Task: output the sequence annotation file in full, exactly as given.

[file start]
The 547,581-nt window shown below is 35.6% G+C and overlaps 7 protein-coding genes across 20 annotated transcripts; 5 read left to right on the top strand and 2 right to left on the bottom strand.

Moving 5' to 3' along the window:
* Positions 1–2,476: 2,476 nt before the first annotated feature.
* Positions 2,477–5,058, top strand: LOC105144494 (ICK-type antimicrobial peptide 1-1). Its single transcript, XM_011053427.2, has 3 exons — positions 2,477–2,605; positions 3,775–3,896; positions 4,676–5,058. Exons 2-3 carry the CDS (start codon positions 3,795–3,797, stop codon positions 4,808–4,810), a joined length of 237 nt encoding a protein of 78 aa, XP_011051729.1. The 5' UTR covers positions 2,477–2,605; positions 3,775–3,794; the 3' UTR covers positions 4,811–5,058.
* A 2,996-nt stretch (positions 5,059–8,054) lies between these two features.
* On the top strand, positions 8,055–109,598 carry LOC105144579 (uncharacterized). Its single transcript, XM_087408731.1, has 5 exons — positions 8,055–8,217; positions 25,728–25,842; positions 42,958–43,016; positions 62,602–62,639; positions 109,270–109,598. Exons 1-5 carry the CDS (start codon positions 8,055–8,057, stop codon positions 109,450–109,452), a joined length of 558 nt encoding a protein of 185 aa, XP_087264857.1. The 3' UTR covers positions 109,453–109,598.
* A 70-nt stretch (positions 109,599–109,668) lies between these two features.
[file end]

The 547,581-nt window shown below is 35.6% G+C and overlaps 7 protein-coding genes across 20 annotated transcripts; 5 read left to right on the top strand and 2 right to left on the bottom strand.

Moving 5' to 3' along the window:
* Positions 1–2,476: 2,476 nt before the first annotated feature.
* Positions 2,477–5,058, top strand: LOC105144494 (ICK-type antimicrobial peptide 1-1). Its single transcript, XM_011053427.2, has 3 exons — positions 2,477–2,605; positions 3,775–3,896; positions 4,676–5,058. Exons 2-3 carry the CDS (start codon positions 3,795–3,797, stop codon positions 4,808–4,810), a joined length of 237 nt encoding a protein of 78 aa, XP_011051729.1. The 5' UTR covers positions 2,477–2,605; positions 3,775–3,794; the 3' UTR covers positions 4,811–5,058.
* A 2,996-nt stretch (positions 5,059–8,054) lies between these two features.
* On the top strand, positions 8,055–109,598 carry LOC105144579 (uncharacterized). Its single transcript, XM_087408731.1, has 5 exons — positions 8,055–8,217; positions 25,728–25,842; positions 42,958–43,016; positions 62,602–62,639; positions 109,270–109,598. Exons 1-5 carry the CDS (start codon positions 8,055–8,057, stop codon positions 109,450–109,452), a joined length of 558 nt encoding a protein of 185 aa, XP_087264857.1. The 3' UTR covers positions 109,453–109,598.
* A 70-nt stretch (positions 109,599–109,668) lies between these two features.